On the eve of the World Cup, Brazil monitors potential protesters through social networks and communications’ media.
In 2013 Brazilian society aroused in social manifestations worldly broadcasted as the Brazilian Autumn in reference to the Arab Spring. The president Dilma Roussef gave even a public manifesto of support to the democratic demonstrations.
During the 2013 Confederations Cup in Brazil, civil protests took place through out several cities of the country. They were ongoing public demonstrations of dissatisfaction, first advocating against public transportation fare rise. Later, growing to include other economic, political and social issues.
The Confederations Cup has long ended and the 2014 World Cup is still a few months ahead. Nevertheless, protests continue with slogans as such: “There Will Be no World Cup”.
The public support of the protests now grow as fear of a social disrupt at the eyes of the international community, specially with the action of the group “Black Blocs” combating police force and breaking the tone of the peaceful riots.
With the awake of Brazlian society it is also known authorities have been monitoring social media communications, used advances technology to locate protesters’ computers and, even, infiltrated the movement to gather more precise information, accordingly to an anonymous official.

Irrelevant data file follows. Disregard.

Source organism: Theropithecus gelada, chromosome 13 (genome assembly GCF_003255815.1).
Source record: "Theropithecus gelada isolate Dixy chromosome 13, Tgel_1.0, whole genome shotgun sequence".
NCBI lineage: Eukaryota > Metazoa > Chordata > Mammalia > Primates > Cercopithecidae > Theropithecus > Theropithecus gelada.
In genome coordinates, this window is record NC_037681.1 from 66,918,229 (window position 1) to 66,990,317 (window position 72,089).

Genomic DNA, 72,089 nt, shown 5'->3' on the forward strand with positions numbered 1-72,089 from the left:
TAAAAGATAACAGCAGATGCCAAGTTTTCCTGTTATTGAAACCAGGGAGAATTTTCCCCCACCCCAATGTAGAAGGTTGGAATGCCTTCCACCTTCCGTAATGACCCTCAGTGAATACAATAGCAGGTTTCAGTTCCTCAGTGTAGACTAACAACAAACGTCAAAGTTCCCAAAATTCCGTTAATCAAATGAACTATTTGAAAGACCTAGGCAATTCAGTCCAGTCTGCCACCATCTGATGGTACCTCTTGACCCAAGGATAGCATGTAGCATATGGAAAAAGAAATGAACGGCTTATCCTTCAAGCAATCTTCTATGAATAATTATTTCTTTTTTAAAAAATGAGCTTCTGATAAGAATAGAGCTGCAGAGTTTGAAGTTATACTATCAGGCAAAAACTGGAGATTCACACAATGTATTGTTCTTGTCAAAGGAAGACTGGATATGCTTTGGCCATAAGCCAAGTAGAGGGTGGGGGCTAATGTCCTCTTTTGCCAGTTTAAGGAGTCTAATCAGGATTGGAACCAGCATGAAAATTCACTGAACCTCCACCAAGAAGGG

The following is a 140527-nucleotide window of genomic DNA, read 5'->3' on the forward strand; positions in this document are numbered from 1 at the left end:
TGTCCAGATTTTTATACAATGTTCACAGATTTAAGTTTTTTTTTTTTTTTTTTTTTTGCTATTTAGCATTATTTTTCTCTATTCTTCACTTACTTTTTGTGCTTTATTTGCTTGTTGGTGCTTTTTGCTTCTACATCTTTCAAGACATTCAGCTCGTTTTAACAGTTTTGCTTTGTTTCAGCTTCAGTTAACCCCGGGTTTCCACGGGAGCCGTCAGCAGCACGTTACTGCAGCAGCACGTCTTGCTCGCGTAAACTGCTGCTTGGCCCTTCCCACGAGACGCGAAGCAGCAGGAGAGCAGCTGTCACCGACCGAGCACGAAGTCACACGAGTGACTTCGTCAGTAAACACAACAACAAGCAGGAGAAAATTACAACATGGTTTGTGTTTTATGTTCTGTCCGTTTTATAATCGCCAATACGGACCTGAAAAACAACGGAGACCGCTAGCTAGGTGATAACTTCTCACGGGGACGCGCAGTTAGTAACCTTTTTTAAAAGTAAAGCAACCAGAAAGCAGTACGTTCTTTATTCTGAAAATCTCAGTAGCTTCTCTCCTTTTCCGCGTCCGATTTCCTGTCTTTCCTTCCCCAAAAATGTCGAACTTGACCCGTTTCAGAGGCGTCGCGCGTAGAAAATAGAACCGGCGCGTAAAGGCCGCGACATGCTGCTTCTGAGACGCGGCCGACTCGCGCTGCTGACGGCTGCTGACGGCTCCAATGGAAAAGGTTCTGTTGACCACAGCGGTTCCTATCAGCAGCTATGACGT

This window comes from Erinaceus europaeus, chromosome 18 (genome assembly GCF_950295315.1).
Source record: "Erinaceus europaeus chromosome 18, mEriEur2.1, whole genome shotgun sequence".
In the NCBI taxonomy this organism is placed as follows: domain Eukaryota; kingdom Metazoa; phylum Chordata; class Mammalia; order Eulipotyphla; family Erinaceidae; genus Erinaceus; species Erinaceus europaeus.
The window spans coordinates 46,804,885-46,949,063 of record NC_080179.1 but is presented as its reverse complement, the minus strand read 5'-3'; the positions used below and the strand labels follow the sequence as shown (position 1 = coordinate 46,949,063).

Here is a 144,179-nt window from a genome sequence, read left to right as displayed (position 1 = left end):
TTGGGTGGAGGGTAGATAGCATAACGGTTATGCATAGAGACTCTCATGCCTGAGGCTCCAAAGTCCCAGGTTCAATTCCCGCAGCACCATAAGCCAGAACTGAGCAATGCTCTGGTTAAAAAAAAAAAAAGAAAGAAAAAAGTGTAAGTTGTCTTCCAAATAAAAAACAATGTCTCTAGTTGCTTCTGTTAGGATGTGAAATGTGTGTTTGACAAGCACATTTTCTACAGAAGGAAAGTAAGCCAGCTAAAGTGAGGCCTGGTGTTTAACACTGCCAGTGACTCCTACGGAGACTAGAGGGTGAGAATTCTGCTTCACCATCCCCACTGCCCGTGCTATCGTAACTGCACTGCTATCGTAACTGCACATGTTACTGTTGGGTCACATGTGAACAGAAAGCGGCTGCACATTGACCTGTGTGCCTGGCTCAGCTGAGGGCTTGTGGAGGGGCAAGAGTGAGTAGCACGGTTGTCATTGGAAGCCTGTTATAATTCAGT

The protests’ repression were characterized by violent repression, with strong images of injures citizens, journalists, policemen and even tourists. In adition to the use of force, the Army’s Center for Cyber Defense has used a software known as “Guardian” to monitor communications related to the riots. The information collected was reported to the Federal Police, the security secretariat of cities involved in riots and the Federal Public Prosecutor.
“Guardian”, software from the Brazilian Tech company “Dígitro”, monitors voice and data and is very similar to the technology used by the North American National Security Agency (NSA). Accordingly to General José Carlos dos Santos from the Army’s Center for Cyber Defense the monitoring is legal and justifies itself within national security policies and actions. He also claims the software is adapted and customized by the user and didn’t monitor a unknown generality of citizens, being used only during the 2013 Confederations Cup.
The media office at Brazil’s SESGE, a division of the Minitry of Justice charged with the World Cup security, referred questions about government surveillance initiatives to the Ministry of Defense, which declined comment, accordingly to Reuters.